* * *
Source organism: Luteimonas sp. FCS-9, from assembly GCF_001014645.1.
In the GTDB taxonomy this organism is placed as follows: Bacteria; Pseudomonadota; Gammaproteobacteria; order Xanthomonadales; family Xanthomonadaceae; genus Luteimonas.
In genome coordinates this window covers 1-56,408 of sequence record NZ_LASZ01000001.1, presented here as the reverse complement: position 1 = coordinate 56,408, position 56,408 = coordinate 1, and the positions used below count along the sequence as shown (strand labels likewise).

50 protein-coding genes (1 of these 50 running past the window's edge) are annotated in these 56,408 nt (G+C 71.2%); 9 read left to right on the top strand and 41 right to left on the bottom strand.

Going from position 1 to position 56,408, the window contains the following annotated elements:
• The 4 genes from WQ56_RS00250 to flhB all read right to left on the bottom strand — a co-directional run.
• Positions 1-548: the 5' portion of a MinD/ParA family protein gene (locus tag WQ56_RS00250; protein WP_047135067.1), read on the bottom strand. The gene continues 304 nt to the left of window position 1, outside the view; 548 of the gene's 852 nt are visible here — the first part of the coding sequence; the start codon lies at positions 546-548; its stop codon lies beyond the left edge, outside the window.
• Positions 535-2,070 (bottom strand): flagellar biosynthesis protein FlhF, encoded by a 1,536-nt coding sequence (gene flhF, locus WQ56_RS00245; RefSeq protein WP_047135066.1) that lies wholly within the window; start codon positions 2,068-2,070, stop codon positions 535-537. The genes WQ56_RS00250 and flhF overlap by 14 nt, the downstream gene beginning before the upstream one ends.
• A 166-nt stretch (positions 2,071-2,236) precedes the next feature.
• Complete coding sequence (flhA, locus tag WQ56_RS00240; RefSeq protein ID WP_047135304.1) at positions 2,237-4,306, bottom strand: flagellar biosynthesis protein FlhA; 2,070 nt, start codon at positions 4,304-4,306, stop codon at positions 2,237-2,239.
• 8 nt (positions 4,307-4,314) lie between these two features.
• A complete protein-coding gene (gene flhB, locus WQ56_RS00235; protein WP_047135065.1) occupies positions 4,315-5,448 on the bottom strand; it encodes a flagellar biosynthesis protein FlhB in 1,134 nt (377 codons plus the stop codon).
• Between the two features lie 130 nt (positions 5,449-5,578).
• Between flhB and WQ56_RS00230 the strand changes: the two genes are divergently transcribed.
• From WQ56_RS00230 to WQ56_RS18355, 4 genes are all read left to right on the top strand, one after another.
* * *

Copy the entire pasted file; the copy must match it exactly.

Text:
Source organism: Luteimonas sp. FCS-9, from assembly GCF_001014645.1.
In the GTDB taxonomy this organism is placed as follows: Bacteria; Pseudomonadota; Gammaproteobacteria; order Xanthomonadales; family Xanthomonadaceae; genus Luteimonas.
In genome coordinates this window covers 1-56,408 of sequence record NZ_LASZ01000001.1, presented here as the reverse complement: position 1 = coordinate 56,408, position 56,408 = coordinate 1, and the positions used below count along the sequence as shown (strand labels likewise).

50 protein-coding genes (1 of these 50 running past the window's edge) are annotated in these 56,408 nt (G+C 71.2%); 9 read left to right on the top strand and 41 right to left on the bottom strand.

Going from position 1 to position 56,408, the window contains the following annotated elements:
• The 4 genes from WQ56_RS00250 to flhB all read right to left on the bottom strand — a co-directional run.
• Positions 1-548: the 5' portion of a MinD/ParA family protein gene (locus tag WQ56_RS00250; protein WP_047135067.1), read on the bottom strand. The gene continues 304 nt to the left of window position 1, outside the view; 548 of the gene's 852 nt are visible here — the first part of the coding sequence; the start codon lies at positions 546-548; its stop codon lies beyond the left edge, outside the window.
• Positions 535-2,070 (bottom strand): flagellar biosynthesis protein FlhF, encoded by a 1,536-nt coding sequence (gene flhF, locus WQ56_RS00245; RefSeq protein WP_047135066.1) that lies wholly within the window; start codon positions 2,068-2,070, stop codon positions 535-537. The genes WQ56_RS00250 and flhF overlap by 14 nt, the downstream gene beginning before the upstream one ends.
• A 166-nt stretch (positions 2,071-2,236) precedes the next feature.
• Complete coding sequence (flhA, locus tag WQ56_RS00240; RefSeq protein ID WP_047135304.1) at positions 2,237-4,306, bottom strand: flagellar biosynthesis protein FlhA; 2,070 nt, start codon at positions 4,304-4,306, stop codon at positions 2,237-2,239.
• 8 nt (positions 4,307-4,314) lie between these two features.
• A complete protein-coding gene (gene flhB, locus WQ56_RS00235; protein WP_047135065.1) occupies positions 4,315-5,448 on the bottom strand; it encodes a flagellar biosynthesis protein FlhB in 1,134 nt (377 codons plus the stop codon).
• Between the two features lie 130 nt (positions 5,449-5,578).
• Between flhB and WQ56_RS00230 the strand changes: the two genes are divergently transcribed.
• From WQ56_RS00230 to WQ56_RS18355, 4 genes are all read left to right on the top strand, one after another.